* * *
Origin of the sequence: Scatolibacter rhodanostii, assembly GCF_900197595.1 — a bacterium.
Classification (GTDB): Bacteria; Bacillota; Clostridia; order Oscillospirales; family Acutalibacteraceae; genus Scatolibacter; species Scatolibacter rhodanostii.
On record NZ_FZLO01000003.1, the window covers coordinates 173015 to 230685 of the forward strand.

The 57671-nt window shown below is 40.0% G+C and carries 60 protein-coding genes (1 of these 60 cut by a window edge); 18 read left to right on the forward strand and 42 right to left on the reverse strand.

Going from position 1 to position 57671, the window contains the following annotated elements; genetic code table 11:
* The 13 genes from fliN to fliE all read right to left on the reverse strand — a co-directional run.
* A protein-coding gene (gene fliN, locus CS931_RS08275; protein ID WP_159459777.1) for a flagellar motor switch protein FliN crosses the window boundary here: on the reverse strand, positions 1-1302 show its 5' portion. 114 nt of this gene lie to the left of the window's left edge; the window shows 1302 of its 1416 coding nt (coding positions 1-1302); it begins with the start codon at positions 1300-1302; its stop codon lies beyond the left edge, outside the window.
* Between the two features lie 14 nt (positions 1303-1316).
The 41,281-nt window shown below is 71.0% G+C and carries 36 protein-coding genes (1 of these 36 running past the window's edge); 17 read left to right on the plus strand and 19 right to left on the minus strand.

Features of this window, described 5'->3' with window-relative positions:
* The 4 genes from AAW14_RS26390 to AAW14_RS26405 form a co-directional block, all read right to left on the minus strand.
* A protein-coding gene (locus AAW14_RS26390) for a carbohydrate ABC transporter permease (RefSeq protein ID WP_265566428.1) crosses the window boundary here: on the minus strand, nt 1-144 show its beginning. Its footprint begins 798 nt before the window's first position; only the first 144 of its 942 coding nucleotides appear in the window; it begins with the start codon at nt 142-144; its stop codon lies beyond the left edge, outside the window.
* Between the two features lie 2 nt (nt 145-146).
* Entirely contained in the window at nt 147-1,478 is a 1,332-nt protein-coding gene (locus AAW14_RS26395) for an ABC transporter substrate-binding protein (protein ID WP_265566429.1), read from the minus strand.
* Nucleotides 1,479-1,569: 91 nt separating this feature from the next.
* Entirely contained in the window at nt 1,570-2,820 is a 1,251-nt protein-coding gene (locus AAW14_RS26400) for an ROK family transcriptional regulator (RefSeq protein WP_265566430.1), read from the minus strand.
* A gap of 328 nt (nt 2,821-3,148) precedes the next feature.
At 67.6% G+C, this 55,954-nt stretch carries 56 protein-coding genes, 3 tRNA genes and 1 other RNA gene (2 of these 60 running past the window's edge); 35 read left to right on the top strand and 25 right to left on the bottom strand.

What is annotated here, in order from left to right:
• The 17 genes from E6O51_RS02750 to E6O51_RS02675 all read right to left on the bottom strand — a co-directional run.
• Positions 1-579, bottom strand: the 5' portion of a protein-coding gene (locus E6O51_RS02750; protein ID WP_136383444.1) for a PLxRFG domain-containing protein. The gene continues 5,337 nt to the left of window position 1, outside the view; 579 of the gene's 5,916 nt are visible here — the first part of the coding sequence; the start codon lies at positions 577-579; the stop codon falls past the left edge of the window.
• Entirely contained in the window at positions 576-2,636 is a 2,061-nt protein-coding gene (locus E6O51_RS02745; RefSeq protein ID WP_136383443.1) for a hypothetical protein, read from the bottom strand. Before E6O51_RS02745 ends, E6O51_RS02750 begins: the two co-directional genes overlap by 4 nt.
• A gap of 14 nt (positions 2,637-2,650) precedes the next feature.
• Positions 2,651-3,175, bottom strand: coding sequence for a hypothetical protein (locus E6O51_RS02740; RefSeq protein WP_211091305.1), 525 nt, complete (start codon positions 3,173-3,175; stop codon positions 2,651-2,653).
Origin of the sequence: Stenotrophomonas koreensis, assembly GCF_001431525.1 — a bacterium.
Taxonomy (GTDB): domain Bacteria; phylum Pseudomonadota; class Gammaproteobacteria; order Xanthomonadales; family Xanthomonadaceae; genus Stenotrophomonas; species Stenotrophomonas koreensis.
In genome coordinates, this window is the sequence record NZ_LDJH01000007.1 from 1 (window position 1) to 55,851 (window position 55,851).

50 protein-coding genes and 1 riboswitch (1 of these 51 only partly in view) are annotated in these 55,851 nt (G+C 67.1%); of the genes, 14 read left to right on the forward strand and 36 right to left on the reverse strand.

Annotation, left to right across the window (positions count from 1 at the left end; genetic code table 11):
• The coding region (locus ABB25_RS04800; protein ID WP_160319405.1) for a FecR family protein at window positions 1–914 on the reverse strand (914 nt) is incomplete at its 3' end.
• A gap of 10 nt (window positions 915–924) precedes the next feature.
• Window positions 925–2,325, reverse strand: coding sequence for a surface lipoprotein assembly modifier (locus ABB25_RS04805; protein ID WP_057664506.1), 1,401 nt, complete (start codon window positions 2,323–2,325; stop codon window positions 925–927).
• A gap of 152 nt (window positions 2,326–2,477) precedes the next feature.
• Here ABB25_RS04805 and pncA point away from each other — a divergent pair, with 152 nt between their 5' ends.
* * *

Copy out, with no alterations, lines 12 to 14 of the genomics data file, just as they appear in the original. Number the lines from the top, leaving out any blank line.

* A protein-coding gene (locus AAW14_RS26390) for a carbohydrate ABC transporter permease (RefSeq protein ID WP_265566428.1) crosses the window boundary here: on the minus strand, nt 1-144 show its beginning. Its footprint begins 798 nt before the window's first position; only the first 144 of its 942 coding nucleotides appear in the window; it begins with the start codon at nt 142-144; its stop codon lies beyond the left edge, outside the window.
* Between the two features lie 2 nt (nt 145-146).
* Entirely contained in the window at nt 147-1,478 is a 1,332-nt protein-coding gene (locus AAW14_RS26395) for an ABC transporter substrate-binding protein (protein ID WP_265566429.1), read from the minus strand.